David Burnett has been photographing the world for more than 35 years. He graduated from Colorado College in 1968 with a B.A. in political science and began working as a freelancer for Time and then Life, first in Washington, D.C. and Miami, and later in South Vietnam.
After two years in Vietnam, Burnett joined the French photo agency Gamma, traveling the world for their news department for two years.
In 1976 he co-founded Contact Press Images in New York. Since then, he has traveled extensively, working for most of the major photographic and general-interest magazines in the United States and Europe. His work encompasses news, features, people, landscapes, and scenics. He is known as someone who can—no matter how challenging the assignment—return with the picture.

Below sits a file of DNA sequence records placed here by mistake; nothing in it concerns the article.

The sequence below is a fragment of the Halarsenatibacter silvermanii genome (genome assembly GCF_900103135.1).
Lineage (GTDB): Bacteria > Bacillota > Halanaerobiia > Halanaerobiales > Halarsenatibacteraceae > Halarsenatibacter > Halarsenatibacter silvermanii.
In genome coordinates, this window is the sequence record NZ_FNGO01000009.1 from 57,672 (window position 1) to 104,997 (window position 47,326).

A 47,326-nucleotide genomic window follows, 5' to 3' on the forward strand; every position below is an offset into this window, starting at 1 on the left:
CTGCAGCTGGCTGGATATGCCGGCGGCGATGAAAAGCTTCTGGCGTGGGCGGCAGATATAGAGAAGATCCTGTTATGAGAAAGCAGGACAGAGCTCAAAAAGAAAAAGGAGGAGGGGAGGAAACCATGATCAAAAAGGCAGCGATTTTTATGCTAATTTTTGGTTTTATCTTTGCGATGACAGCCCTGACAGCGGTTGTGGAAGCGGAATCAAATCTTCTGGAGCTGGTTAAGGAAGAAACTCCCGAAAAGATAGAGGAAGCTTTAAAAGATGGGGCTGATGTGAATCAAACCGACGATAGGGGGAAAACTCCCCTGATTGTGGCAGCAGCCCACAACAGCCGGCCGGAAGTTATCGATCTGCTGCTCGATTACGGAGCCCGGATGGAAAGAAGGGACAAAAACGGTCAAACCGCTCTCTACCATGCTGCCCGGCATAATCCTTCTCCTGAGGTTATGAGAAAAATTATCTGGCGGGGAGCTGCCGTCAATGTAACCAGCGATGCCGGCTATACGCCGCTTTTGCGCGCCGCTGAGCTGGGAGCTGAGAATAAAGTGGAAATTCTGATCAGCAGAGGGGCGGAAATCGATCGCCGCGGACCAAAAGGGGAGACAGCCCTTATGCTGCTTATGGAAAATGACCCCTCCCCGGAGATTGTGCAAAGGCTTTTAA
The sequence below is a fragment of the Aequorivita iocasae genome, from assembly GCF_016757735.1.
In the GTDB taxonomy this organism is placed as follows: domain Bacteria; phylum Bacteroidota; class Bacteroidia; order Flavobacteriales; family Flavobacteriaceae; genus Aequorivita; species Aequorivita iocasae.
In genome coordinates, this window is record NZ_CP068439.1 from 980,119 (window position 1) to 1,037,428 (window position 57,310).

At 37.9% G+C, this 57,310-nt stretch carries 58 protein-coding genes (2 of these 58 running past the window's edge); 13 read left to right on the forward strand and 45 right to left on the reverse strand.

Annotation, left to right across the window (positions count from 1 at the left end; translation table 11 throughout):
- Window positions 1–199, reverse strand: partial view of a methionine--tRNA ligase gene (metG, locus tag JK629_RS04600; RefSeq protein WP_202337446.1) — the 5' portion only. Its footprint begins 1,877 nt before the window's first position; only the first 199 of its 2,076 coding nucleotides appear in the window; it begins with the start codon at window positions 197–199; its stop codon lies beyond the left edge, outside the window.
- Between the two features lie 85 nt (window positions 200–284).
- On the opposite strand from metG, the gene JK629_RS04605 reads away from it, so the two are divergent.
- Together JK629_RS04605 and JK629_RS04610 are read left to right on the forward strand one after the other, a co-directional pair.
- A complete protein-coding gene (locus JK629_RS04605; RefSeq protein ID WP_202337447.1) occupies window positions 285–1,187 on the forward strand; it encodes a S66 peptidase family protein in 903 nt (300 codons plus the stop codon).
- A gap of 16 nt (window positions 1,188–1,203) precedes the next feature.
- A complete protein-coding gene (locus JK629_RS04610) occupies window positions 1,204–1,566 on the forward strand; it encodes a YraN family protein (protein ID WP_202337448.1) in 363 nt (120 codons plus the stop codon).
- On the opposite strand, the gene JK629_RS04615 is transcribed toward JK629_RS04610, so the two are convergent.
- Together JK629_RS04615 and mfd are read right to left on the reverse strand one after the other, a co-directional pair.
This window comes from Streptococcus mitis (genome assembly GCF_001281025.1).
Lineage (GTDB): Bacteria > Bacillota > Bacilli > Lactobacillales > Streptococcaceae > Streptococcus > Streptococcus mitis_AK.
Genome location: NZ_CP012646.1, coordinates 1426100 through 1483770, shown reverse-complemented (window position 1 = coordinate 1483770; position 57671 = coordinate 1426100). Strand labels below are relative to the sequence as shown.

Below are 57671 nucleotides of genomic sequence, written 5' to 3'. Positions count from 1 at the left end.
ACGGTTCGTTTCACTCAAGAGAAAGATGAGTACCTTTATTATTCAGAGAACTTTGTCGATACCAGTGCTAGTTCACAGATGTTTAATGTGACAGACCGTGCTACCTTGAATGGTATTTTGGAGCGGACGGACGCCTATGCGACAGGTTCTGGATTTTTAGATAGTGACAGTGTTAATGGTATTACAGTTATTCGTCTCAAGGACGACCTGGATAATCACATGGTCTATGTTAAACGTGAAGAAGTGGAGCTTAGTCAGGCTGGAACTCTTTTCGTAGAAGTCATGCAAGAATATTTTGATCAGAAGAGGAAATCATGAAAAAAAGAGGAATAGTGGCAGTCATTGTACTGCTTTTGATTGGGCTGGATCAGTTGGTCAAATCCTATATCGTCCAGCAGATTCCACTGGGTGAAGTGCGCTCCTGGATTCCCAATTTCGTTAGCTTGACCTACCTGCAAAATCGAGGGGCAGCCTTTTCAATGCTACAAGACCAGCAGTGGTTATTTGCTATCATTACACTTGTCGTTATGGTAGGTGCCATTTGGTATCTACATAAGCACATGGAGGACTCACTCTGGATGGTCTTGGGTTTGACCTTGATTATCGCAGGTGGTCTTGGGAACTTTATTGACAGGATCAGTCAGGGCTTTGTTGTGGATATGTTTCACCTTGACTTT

Burnett's work is featured in the 2006 post-Katrina National Geographic article "New Orleans: Home No More," and in the magazine's 2007 article, "Orlando: How Walt Disney Changed Everything."
His awards include Magazine Photographer of the Year from the Pictures of the Year competition, the World Press Photo of the Year, the Robert Capa Gold Medal from the Overseas Press Club, first place in the Presidential category of the White House News Photographers Association annual The Eyes of History, and the Best of Photojournalism Award for a portrait of Joseph Wilson and Valerie Plame. American Photo has named him one of the "100 Most Important People in Photography."